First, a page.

This humidifier functions to provide the same moist and cool atmosphere adjacent the paints and values on the palettes as described above in addition to the fact that the parallel arrangement of the support members not only hold wick 37 in its extended position across the crown configuration but also form a series of compartments 44 so that paints and values of different colors can be positioned or organized in any sequence desired by the user. These fins or supporting members 35 also help to keep the moist and cool air in position over the paint, and are shown for purposes of illustration also in FIG. 1.

As noted from FIG. 4, wick 37 extends between sumps 39 so that a dual source of water is provided one for each end of wick 37 providing an adequate moisture source for the humidifier.

A cover is shown diagramatically in FIG. -3 to illustrate that the humidifier is covered to preserve its moisture when in use.

Although but two embodiments of the present invention have been illustrated and described, it will be apparent to those skilled in the art that various changes and modifications may be made therein without departing from the spirit of the invention or from the scope of the appended claims.

What is claimed is:

l. A humidifier for palettes containing air drying paints and values during their use and storage comprising:

a shallow rectangular box comprising a front, back and a pair of end members forming a container for receiving one or more palettes laterally between its side members,

a cover for engaging the edges of said front, back and end members of said container,

said container having an opening within said front member for slidably receiving said palettes and for supporting said palettes when partially and fully positioned within said container,

means for supporting a wick in an inclined position juxtapositioned to and across the paint and value receiving surface of a palette, and

at least one sump mounted on said container for receiving water and one end of said wick,

whereby said wick absorbs water in a capillary manner and generates a moist atmosphere above the surface of a paint supporting palette when fully within said container and when said palette is pulled partially out of said container.

2. The humidifier for palettes set forth in claim 1 wherein:

said means for supporting said wick comprises a wire mesh fastened to one of said members forming said container and supported by said sump.

3. The humidifier set forth in claim I wherein:

said means for supporting said wick comprises a plurality of supports arranged in a parallel configuration to extend between two of said members and forming an elevated surface extending upwardly from said sump to provide an inclined surface to support capillary action of the water in the wick.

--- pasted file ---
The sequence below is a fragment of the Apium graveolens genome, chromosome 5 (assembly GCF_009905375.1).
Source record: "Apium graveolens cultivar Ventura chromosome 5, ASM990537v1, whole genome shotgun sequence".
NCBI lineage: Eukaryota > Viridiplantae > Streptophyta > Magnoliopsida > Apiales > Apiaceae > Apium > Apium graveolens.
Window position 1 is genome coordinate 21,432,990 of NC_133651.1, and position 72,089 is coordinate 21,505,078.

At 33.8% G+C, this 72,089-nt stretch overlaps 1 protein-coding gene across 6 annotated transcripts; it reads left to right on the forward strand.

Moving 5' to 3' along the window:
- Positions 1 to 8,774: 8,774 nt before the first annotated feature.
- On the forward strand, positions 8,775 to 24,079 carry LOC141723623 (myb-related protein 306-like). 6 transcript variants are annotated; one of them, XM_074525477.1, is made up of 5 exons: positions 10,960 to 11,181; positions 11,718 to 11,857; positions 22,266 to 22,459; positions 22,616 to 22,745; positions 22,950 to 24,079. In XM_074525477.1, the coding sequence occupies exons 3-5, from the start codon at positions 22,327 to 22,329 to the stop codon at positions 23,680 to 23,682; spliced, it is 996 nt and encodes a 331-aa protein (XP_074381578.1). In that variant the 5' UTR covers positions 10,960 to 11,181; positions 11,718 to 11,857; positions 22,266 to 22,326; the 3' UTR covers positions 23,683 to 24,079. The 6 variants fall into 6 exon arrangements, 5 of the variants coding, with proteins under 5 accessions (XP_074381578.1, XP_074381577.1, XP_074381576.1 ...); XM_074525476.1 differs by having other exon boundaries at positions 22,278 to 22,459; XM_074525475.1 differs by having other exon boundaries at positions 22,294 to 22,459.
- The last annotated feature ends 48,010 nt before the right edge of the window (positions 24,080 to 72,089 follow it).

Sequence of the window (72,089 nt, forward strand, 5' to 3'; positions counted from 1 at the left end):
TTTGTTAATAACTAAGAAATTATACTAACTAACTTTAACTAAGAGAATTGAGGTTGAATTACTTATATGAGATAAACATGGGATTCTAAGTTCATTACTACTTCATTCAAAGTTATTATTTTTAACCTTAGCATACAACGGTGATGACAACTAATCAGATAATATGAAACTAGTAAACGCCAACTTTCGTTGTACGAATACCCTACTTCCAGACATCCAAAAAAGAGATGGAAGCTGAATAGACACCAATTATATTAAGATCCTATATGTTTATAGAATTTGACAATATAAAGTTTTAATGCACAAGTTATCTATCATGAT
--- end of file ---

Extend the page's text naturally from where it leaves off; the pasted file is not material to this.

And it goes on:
4. The humidifier set forth in claim 1 wherein:

said at least one sump comprises a pair of sumps mounted one adjacent each of the ends of said container,

said means for supporting said wick comprising a plurality of supports arranged in a parallel configuration to extend between said two end members and defining a crown outline therebetween,

said crown outline defining an incline between each of said sumps for supporting capillary action on both sides of the crown of the water in the wick.

5. The humidifier set forth in claim 4 wherein:

said wick comprises a relatively thin strip of material extending across said crown with each of its ends in a different one of said sumps.

6. The humidifier set forth in claim 1 wherein:

said wick is formed of a material providing capillary tainer.

Patent Citations
Cited PatentFiling datePublication dateApplicantTitle
US2923081 *Sep 15, 1958Feb 2, 1960Simmons Gretchen KArtist's palette with cover and humidifier
US3280966 *Sep 9, 1963Oct 25, 1966Boniface Caroline BPalette and paint kit
US3732972 *Jun 26, 1971May 15, 1973Burger A FWet palette
US3790429 *Jun 9, 1971Feb 5, 1974R BergerArticulated, unit cast case system for ungluing documents
Referenced by
Citing PatentFiling datePublication dateApplicantTitle
US4142627 *Jan 3, 1978Mar 6, 1979Alexander SzegiMethod and apparatus for preserving palette pigments
US4180159 *Apr 13, 1978Dec 25, 1979Asami TanakaMixing tray assembly
US4276720 *Sep 15, 1978Jul 7, 1981William LyonPlant watering mat system
US4444306 *Jan 3, 1983Apr 24, 1984Florence BenaquistaPalette box
US4448593 *Jun 14, 1982May 15, 1984Spiers Walter AWater air filter
US4638909 *Oct 11, 1984Jan 27, 1987Ford Thomas EContainer for retaining paint
US5133904 *Jan 23, 1992Jul 28, 1992Bemis Manufacturing CompanyHumidifier
US5249667 *Oct 5, 1990Oct 5, 1993Mlc Technologies, Inc.Apparatus for maintaining optimum artist's pigment media characteristics and method of making same
US5250232 *Jul 17, 1992Oct 5, 1993Bemis Manufacturing CompanyHumidifier
US5555974 *Jan 11, 1995Sep 17, 1996Donell C. DonaldEnclosure with oxygen scavenging material for storing paints mixed on artist's palette
US5715933 *Nov 16, 1995Feb 10, 1998Monahan; William P.Palette transport system
US5829451 *Jul 21, 1997Nov 3, 1998Barber; MichaelCigar humidor
US5970987 *Jul 11, 1997Oct 26, 1999Cu-Avana, Inc.Laterally and interstitially vented humidor
US6302267 *Dec 7, 1999Oct 16, 2001William P. MonahanPalette system
US8813952Jul 24, 2012Aug 26, 2014Wayne E. CampbellContainer limiting drying of paint
US20050268551 *Jun 8, 2004Dec 8, 2005Wen-Chi LaiSelf-watering breeding device
US20060032129 *Sep 19, 2005Feb 16, 2006Wen-Chi LaiSelf-watering breeding device
US20140138263 *Nov 19, 2013May 22, 2014Patricia Ann KellnerArtist's Palette Accessory and Paint Storage System
US20140374279 *Jun 18, 2014Dec 25, 2014Adam John BechtelTransport and Storage Device with Folding Splatter Guard
EP2058139A1 *Nov 9, 2007May 13, 2009Van Wijhe Verf B.V.Latent-energy heat control of paint viscosity
WO1991019182A1 *Nov 30, 1990Dec 12, 1991Zynaxis Technologies IncLaboratory tray
WO2006079603A1Jan 19, 2006Aug 3, 2006Juergen MehrhofMixing device
U.S. Classification312/31, 220/23.4, 312/229, 312/231, 206/1.7, 47/81, 261/99
International ClassificationA61C13/03, A61C13/007, B44D3/02, B44D3/00
Cooperative ClassificationB44D3/02, B44D3/00
European ClassificationB44D3/00, B44D3/02